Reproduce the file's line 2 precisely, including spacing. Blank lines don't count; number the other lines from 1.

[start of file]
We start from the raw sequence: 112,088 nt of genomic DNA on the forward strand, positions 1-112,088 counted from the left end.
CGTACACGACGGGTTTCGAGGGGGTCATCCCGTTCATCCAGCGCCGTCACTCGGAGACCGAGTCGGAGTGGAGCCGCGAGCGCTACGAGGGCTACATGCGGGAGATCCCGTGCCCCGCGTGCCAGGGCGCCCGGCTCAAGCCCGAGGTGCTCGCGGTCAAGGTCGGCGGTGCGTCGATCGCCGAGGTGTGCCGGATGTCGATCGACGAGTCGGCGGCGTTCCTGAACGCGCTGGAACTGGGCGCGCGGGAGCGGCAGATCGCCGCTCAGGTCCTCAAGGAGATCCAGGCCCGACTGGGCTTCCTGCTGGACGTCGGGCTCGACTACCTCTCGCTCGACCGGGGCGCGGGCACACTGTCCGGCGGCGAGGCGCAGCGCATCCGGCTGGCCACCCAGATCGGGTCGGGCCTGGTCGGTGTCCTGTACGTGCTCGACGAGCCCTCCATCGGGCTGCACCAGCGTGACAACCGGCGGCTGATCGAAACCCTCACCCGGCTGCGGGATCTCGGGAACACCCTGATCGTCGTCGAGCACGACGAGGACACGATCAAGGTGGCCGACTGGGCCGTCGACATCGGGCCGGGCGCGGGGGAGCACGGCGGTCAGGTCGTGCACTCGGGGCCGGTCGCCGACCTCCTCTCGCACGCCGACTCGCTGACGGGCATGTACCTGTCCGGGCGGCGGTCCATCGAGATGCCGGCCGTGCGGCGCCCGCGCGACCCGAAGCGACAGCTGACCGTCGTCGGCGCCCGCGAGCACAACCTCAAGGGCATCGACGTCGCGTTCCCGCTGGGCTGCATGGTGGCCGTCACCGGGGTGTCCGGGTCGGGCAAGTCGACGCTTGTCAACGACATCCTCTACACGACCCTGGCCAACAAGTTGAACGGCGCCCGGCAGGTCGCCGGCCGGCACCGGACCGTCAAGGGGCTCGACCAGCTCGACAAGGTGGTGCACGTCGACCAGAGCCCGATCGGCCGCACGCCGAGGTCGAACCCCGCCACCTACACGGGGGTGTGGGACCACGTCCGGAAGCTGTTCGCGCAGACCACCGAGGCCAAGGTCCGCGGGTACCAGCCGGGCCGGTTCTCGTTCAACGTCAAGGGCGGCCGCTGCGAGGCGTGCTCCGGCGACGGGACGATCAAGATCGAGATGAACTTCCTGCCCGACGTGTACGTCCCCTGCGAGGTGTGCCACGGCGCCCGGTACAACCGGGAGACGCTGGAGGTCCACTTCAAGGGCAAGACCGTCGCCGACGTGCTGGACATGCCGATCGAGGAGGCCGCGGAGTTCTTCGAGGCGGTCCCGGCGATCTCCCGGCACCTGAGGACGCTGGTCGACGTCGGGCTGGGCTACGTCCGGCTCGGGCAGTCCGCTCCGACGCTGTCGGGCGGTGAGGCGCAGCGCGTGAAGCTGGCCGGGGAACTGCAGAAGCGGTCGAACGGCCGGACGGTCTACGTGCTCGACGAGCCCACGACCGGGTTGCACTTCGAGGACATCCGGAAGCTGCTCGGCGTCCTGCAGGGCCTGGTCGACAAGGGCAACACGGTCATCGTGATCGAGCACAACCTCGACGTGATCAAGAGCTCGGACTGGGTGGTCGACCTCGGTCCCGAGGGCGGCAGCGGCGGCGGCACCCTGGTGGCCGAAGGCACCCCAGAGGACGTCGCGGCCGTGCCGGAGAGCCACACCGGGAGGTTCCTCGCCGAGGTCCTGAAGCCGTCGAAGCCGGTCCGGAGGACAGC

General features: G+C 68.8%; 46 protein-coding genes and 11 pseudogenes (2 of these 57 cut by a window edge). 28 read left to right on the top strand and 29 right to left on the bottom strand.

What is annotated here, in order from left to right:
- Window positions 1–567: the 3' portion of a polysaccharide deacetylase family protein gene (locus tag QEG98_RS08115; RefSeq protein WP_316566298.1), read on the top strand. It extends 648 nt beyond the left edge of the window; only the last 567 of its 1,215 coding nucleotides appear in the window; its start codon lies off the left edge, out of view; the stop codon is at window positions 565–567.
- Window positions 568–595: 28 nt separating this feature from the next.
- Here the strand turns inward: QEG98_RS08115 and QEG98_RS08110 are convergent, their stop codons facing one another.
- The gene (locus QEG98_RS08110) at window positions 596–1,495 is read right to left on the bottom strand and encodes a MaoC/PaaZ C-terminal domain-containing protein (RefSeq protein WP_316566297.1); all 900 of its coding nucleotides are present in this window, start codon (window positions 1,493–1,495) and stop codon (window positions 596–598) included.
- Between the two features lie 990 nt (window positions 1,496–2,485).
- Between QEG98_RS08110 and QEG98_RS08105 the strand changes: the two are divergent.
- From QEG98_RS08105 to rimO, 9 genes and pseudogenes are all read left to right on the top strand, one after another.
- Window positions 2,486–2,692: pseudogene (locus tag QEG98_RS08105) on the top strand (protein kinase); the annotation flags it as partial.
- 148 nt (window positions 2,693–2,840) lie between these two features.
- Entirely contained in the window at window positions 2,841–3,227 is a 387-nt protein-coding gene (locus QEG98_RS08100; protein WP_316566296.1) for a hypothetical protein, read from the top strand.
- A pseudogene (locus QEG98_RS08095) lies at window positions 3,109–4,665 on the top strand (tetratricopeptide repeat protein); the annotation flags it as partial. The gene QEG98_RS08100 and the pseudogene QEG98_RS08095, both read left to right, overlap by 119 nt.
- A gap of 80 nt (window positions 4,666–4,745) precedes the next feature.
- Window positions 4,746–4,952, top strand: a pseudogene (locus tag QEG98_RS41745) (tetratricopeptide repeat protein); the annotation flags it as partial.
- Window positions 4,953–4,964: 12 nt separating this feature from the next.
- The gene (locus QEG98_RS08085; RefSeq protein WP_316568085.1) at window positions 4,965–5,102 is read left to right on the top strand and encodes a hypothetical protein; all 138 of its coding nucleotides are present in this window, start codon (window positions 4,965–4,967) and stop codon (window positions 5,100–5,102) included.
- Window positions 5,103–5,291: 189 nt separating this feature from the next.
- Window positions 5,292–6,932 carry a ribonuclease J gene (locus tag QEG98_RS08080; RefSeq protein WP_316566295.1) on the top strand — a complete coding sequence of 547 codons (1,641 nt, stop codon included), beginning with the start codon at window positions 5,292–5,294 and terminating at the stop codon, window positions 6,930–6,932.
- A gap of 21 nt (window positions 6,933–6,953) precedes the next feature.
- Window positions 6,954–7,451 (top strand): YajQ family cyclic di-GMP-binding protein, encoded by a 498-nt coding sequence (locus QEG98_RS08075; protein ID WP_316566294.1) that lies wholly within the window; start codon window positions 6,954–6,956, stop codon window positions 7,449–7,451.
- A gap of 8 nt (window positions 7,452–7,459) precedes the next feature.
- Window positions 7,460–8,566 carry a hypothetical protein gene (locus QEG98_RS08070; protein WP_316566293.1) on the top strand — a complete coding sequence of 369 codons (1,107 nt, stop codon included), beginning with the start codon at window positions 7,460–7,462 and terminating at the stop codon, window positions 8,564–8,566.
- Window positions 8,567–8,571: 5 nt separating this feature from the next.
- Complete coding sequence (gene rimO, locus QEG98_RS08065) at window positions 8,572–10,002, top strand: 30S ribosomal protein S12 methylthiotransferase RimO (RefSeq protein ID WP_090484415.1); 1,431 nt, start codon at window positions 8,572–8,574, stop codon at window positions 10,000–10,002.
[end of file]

CGTACACGACGGGTTTCGAGGGGGTCATCCCGTTCATCCAGCGCCGTCACTCGGAGACCGAGTCGGAGTGGAGCCGCGAGCGCTACGAGGGCTACATGCGGGAGATCCCGTGCCCCGCGTGCCAGGGCGCCCGGCTCAAGCCCGAGGTGCTCGCGGTCAAGGTCGGCGGTGCGTCGATCGCCGAGGTGTGCCGGATGTCGATCGACGAGTCGGCGGCGTTCCTGAACGCGCTGGAACTGGGCGCGCGGGAGCGGCAGATCGCCGCTCAGGTCCTCAAGGAGATCCAGGCCCGACTGGGCTTCCTGCTGGACGTCGGGCTCGACTACCTCTCGCTCGACCGGGGCGCGGGCACACTGTCCGGCGGCGAGGCGCAGCGCATCCGGCTGGCCACCCAGATCGGGTCGGGCCTGGTCGGTGTCCTGTACGTGCTCGACGAGCCCTCCATCGGGCTGCACCAGCGTGACAACCGGCGGCTGATCGAAACCCTCACCCGGCTGCGGGATCTCGGGAACACCCTGATCGTCGTCGAGCACGACGAGGACACGATCAAGGTGGCCGACTGGGCCGTCGACATCGGGCCGGGCGCGGGGGAGCACGGCGGTCAGGTCGTGCACTCGGGGCCGGTCGCCGACCTCCTCTCGCACGCCGACTCGCTGACGGGCATGTACCTGTCCGGGCGGCGGTCCATCGAGATGCCGGCCGTGCGGCGCCCGCGCGACCCGAAGCGACAGCTGACCGTCGTCGGCGCCCGCGAGCACAACCTCAAGGGCATCGACGTCGCGTTCCCGCTGGGCTGCATGGTGGCCGTCACCGGGGTGTCCGGGTCGGGCAAGTCGACGCTTGTCAACGACATCCTCTACACGACCCTGGCCAACAAGTTGAACGGCGCCCGGCAGGTCGCCGGCCGGCACCGGACCGTCAAGGGGCTCGACCAGCTCGACAAGGTGGTGCACGTCGACCAGAGCCCGATCGGCCGCACGCCGAGGTCGAACCCCGCCACCTACACGGGGGTGTGGGACCACGTCCGGAAGCTGTTCGCGCAGACCACCGAGGCCAAGGTCCGCGGGTACCAGCCGGGCCGGTTCTCGTTCAACGTCAAGGGCGGCCGCTGCGAGGCGTGCTCCGGCGACGGGACGATCAAGATCGAGATGAACTTCCTGCCCGACGTGTACGTCCCCTGCGAGGTGTGCCACGGCGCCCGGTACAACCGGGAGACGCTGGAGGTCCACTTCAAGGGCAAGACCGTCGCCGACGTGCTGGACATGCCGATCGAGGAGGCCGCGGAGTTCTTCGAGGCGGTCCCGGCGATCTCCCGGCACCTGAGGACGCTGGTCGACGTCGGGCTGGGCTACGTCCGGCTCGGGCAGTCCGCTCCGACGCTGTCGGGCGGTGAGGCGCAGCGCGTGAAGCTGGCCGGGGAACTGCAGAAGCGGTCGAACGGCCGGACGGTCTACGTGCTCGACGAGCCCACGACCGGGTTGCACTTCGAGGACATCCGGAAGCTGCTCGGCGTCCTGCAGGGCCTGGTCGACAAGGGCAACACGGTCATCGTGATCGAGCACAACCTCGACGTGATCAAGAGCTCGGACTGGGTGGTCGACCTCGGTCCCGAGGGCGGCAGCGGCGGCGGCACCCTGGTGGCCGAAGGCACCCCAGAGGACGTCGCGGCCGTGCCGGAGAGCCACACCGGGAGGTTCCTCGCCGAGGTCCTGAAGCCGTCGAAGCCGGTCCGGAGGACAGC